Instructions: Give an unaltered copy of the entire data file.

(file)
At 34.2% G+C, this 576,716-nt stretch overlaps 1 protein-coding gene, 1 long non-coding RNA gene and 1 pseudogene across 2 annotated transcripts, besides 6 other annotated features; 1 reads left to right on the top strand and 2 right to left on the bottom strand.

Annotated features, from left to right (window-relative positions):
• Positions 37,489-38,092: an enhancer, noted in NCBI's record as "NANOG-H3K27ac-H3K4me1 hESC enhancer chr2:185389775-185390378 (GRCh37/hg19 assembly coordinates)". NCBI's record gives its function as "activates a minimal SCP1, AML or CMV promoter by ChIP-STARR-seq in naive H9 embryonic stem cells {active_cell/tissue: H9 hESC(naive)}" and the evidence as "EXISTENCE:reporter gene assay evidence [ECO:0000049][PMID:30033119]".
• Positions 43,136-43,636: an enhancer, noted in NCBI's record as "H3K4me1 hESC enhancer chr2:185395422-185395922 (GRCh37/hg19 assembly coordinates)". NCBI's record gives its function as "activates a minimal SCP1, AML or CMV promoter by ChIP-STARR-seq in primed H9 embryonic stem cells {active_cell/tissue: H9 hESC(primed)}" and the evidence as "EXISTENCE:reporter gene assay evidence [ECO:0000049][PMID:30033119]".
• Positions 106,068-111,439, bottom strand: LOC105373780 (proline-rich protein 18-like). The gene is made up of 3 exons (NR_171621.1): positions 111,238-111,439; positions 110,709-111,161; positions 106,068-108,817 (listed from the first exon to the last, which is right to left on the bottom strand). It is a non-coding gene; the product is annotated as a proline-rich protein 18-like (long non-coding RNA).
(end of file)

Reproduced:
At 34.2% G+C, this 576,716-nt stretch overlaps 1 protein-coding gene, 1 long non-coding RNA gene and 1 pseudogene across 2 annotated transcripts, besides 6 other annotated features; 1 reads left to right on the top strand and 2 right to left on the bottom strand.

Annotated features, from left to right (window-relative positions):
• Positions 37,489-38,092: an enhancer, noted in NCBI's record as "NANOG-H3K27ac-H3K4me1 hESC enhancer chr2:185389775-185390378 (GRCh37/hg19 assembly coordinates)". NCBI's record gives its function as "activates a minimal SCP1, AML or CMV promoter by ChIP-STARR-seq in naive H9 embryonic stem cells {active_cell/tissue: H9 hESC(naive)}" and the evidence as "EXISTENCE:reporter gene assay evidence [ECO:0000049][PMID:30033119]".
• Positions 43,136-43,636: an enhancer, noted in NCBI's record as "H3K4me1 hESC enhancer chr2:185395422-185395922 (GRCh37/hg19 assembly coordinates)". NCBI's record gives its function as "activates a minimal SCP1, AML or CMV promoter by ChIP-STARR-seq in primed H9 embryonic stem cells {active_cell/tissue: H9 hESC(primed)}" and the evidence as "EXISTENCE:reporter gene assay evidence [ECO:0000049][PMID:30033119]".
• Positions 106,068-111,439, bottom strand: LOC105373780 (proline-rich protein 18-like). The gene is made up of 3 exons (NR_171621.1): positions 111,238-111,439; positions 110,709-111,161; positions 106,068-108,817 (listed from the first exon to the last, which is right to left on the bottom strand). It is a non-coding gene; the product is annotated as a proline-rich protein 18-like (long non-coding RNA).